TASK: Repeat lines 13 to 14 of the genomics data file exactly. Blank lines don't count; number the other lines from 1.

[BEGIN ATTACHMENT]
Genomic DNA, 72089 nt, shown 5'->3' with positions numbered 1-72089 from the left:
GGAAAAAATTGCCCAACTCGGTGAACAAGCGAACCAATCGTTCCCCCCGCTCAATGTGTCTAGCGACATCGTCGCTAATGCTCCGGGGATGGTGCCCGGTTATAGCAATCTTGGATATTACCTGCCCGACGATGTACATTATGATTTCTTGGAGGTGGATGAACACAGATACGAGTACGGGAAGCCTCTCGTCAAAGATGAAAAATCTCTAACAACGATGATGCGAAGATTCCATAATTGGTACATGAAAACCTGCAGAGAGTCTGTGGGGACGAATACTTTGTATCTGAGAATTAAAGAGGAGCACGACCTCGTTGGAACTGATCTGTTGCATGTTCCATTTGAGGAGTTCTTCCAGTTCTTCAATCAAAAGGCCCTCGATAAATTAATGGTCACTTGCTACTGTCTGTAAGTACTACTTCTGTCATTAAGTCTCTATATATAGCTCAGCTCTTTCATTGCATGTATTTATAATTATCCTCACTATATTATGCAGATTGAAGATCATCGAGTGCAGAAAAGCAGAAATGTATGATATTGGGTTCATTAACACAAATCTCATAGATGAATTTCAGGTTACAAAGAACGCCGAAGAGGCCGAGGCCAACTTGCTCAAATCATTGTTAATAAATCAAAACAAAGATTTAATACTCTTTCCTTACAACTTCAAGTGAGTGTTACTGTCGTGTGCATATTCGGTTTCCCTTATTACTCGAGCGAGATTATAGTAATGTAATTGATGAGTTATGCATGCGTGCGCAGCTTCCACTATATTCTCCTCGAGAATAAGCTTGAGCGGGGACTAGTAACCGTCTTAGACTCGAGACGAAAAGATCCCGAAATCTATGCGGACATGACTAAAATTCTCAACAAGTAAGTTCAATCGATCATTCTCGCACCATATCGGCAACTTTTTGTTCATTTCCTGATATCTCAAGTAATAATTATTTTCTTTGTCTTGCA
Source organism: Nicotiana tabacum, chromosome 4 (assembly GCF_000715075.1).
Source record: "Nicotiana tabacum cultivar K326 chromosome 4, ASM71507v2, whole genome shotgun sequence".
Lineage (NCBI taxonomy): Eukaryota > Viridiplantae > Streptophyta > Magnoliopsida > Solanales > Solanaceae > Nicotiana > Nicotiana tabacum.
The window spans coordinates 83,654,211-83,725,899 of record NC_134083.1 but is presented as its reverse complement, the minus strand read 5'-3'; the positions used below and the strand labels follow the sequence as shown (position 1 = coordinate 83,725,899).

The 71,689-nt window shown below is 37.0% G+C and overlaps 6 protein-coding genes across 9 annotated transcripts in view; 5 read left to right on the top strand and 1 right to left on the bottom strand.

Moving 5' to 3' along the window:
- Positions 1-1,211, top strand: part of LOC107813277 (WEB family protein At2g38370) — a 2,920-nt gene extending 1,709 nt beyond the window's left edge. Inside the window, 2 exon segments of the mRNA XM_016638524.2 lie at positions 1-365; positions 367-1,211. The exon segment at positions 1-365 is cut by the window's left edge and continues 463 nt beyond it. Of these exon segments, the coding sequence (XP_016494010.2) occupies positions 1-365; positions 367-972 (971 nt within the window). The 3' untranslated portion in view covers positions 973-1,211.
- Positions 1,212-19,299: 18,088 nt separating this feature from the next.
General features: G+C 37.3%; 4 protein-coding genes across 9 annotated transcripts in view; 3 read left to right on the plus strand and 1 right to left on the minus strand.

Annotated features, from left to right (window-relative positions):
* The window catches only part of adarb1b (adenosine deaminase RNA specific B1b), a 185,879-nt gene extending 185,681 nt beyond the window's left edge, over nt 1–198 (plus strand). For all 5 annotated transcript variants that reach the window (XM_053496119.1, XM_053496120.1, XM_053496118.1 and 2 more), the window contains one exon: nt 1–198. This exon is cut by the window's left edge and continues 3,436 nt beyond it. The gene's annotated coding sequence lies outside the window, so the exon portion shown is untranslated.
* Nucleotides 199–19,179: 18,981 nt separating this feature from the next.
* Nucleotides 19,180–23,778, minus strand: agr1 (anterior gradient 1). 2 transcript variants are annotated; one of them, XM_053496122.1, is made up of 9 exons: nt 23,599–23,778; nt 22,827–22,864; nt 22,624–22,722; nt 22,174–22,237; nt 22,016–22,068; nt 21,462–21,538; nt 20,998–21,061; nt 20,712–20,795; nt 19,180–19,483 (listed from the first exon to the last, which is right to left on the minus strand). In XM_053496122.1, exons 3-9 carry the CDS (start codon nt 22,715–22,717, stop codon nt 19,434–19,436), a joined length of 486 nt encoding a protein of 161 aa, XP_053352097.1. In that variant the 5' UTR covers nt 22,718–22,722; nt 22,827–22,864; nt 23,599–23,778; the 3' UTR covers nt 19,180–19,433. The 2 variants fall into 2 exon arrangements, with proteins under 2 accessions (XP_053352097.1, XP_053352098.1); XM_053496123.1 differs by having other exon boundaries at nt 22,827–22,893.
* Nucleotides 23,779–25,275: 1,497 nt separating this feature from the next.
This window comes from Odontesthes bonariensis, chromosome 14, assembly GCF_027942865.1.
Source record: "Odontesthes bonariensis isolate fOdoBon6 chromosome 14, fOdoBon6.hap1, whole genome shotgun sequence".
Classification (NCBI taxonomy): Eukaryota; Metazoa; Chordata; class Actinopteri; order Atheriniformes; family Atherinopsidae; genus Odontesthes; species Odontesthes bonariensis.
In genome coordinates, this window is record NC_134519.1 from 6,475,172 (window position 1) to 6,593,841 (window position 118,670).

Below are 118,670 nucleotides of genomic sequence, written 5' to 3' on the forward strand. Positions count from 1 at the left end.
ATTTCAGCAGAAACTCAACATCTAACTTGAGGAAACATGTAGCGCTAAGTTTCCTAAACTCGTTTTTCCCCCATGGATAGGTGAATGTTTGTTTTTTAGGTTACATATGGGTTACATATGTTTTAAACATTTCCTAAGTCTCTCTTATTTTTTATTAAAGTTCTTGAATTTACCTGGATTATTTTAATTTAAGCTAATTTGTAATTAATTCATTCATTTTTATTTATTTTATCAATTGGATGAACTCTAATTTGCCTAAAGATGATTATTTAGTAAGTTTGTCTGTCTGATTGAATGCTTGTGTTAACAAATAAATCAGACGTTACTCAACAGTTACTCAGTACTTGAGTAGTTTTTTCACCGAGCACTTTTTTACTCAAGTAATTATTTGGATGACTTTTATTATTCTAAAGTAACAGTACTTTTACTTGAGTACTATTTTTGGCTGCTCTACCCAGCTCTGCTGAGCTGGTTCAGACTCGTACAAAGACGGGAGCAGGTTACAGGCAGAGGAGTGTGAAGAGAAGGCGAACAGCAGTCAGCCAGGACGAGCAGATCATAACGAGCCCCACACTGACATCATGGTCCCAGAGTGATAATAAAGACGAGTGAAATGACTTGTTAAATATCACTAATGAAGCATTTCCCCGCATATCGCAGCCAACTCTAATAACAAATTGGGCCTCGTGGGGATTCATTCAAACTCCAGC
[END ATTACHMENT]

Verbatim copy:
* The window catches only part of adarb1b (adenosine deaminase RNA specific B1b), a 185,879-nt gene extending 185,681 nt beyond the window's left edge, over nt 1–198 (plus strand). For all 5 annotated transcript variants that reach the window (XM_053496119.1, XM_053496120.1, XM_053496118.1 and 2 more), the window contains one exon: nt 1–198. This exon is cut by the window's left edge and continues 3,436 nt beyond it. The gene's annotated coding sequence lies outside the window, so the exon portion shown is untranslated.
* Nucleotides 199–19,179: 18,981 nt separating this feature from the next.